Delivering this education may prove to be challenging within the specific parameters of the manufacturing sector. But, do not be intimidated by the challenge; here are three simple ways to implement effective training.

1. Make training mobileAs a group, Americans check their smartphones 8 billion times a day, a 2015 Deloitte report informs us. On top of that, 72% of the U.S. population owns a smartphone, which is 12% more than the percentage of the eligible American population that votes in the presidential election. Our nation — in fact, our world — is moving to the mobile device at an accelerating pace.

The workforce also looks to these devices for their education, using web-based content as their virtual textbooks. Bridge’s study found that 80% of employees are turning to their mobile devices for continuing education, and learning from Internet sources. To get ahead of this self-education, meet employees where they are: on their smartphones. Create training that is web-based and mobile-optimized so your scattered workforce dispersed across offices, warehouses and factories can access your courses anywhere, anytime.

2. Make it easy to digestIt’s human nature to want “instant gratification and quick fixes.” As soon as content becomes lengthy or difficult to comprehend, we bail. No wonder so many of us will binge on Netflix rather than audit online neuroscience classes in our spare time. Our concentration levels have even regressed in recent years, from 12 seconds in 2000 to eight seconds in 2015, which is shorter than the attention span of a goldfish!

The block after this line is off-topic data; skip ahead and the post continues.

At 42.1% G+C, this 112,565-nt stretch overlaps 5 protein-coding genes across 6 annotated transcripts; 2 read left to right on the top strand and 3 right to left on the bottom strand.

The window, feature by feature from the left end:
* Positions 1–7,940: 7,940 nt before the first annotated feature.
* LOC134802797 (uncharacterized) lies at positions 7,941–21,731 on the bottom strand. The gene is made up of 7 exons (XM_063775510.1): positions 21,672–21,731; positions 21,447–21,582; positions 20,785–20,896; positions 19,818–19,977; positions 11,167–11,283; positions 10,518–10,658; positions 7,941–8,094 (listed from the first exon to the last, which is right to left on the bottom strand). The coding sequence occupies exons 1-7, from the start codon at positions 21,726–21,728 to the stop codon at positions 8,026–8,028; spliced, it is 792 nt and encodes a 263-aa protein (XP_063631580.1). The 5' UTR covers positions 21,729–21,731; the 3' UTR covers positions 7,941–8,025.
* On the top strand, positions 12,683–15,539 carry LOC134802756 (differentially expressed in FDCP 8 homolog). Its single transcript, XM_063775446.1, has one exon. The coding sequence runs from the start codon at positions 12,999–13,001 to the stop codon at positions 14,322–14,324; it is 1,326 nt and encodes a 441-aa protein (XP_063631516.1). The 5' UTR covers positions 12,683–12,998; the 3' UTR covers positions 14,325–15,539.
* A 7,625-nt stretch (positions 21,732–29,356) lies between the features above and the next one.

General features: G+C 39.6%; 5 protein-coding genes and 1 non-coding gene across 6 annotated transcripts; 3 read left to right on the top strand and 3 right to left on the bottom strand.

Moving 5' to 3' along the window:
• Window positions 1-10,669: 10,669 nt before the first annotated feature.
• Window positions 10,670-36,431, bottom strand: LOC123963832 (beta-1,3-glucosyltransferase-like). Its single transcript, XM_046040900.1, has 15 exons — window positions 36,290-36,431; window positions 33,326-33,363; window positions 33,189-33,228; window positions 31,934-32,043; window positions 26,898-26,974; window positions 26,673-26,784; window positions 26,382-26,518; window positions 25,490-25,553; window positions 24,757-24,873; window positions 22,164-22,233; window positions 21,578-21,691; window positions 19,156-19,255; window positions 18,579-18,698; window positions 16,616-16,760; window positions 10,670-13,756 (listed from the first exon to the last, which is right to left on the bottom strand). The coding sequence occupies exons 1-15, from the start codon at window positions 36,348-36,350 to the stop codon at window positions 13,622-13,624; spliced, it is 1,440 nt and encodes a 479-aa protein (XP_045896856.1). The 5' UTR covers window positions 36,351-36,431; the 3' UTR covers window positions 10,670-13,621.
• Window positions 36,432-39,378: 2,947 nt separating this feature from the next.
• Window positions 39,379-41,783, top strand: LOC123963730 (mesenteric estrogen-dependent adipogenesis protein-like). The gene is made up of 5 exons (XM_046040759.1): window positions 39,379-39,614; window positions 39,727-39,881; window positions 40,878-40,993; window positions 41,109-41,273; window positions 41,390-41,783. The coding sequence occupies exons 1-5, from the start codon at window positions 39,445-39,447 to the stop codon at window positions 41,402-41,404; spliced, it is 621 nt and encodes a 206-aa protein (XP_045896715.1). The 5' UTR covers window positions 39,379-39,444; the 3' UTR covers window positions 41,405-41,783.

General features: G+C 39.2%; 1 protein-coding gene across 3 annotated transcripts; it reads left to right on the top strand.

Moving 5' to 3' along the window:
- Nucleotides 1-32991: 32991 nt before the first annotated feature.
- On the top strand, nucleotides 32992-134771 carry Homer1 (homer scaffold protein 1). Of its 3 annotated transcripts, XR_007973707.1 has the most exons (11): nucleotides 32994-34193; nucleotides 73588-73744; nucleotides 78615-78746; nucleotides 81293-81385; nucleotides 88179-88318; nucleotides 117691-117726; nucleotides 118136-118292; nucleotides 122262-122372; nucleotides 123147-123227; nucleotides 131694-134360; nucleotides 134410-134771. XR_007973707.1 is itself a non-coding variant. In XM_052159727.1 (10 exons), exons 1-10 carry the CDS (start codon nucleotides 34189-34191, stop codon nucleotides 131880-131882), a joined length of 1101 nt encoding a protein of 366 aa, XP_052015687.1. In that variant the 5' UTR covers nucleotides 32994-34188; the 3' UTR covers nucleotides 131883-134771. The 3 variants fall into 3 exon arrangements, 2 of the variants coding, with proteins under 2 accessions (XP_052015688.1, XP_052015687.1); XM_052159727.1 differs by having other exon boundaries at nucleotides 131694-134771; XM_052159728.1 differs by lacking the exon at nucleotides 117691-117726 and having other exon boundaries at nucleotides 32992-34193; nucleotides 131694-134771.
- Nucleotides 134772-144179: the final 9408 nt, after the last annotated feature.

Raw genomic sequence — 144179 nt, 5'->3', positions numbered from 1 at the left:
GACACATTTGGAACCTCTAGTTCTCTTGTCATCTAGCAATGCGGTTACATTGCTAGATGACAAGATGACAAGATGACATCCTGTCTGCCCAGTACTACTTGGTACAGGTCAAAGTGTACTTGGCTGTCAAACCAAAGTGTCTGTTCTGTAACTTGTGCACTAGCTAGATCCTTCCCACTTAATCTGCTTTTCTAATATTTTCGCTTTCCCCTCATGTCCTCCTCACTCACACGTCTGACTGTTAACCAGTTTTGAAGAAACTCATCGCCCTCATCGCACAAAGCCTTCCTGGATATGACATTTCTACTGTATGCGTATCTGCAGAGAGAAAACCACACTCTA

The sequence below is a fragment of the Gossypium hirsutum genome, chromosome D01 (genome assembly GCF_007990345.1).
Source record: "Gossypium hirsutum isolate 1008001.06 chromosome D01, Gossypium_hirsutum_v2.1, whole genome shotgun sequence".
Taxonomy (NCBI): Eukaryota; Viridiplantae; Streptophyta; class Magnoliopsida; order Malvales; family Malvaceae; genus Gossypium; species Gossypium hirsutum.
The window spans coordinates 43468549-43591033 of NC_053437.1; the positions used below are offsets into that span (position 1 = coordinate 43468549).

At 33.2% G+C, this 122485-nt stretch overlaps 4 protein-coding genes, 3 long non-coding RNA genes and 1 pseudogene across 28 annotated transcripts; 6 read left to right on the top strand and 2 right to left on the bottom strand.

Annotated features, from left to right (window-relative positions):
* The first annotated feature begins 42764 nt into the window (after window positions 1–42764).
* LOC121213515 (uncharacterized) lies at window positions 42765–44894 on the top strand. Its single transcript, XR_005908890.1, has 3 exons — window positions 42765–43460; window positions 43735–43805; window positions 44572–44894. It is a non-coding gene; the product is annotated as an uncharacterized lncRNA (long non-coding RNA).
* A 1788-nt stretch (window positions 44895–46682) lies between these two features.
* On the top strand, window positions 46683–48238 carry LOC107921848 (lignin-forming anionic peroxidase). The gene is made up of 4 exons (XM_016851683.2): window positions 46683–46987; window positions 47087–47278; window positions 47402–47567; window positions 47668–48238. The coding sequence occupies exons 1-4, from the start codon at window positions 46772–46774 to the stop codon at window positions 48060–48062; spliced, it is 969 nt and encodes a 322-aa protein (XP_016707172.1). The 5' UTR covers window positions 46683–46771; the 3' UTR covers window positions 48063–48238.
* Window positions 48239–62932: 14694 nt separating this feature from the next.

With all these facts in mind, it’s important that manufacturing companies create training that is streamlined and concise, to maximize employee engagement.

3. Teach skills they won’t find elsewhere — As manufacturing fatalities have increased in recent years, it’s imperative that you teach your staff proper safety behaviors and precautions. Perhaps even more important, however — and may give you a leg up on the competition for upcoming talent — is providing education in skills unique to your company’s personnel. Manufacturing companies should leverage the particular skills and experiences from their managers and leadership to offer training lower-level employees will not gain anywhere else. This customized training creates an incentive for employees to remain with the company.

The benefits of training — Cultivating a company culture that emphasizes continual education will reward not only the employees, but the organization as a whole. Effective training will ensure appropriate safety measures are met, but also increase enterprise productivity and retain top performers. Stimulating the ability for employees to gain expertise and share it with colleagues and coworkers will upskill each one of them, and therefore drive overall success. In the process, it will narrow the Skills Gap.

Jeff Weber is the senior vice president of People and Places at Bridge by Instructure — a mobile learning platform for SaaS-based organizational training. He has over two decades of human resources experience, and specializes in enhancing the employee experience for individuals, while supporting an environment of performance, transparency, learning, and growth. Contact Weber at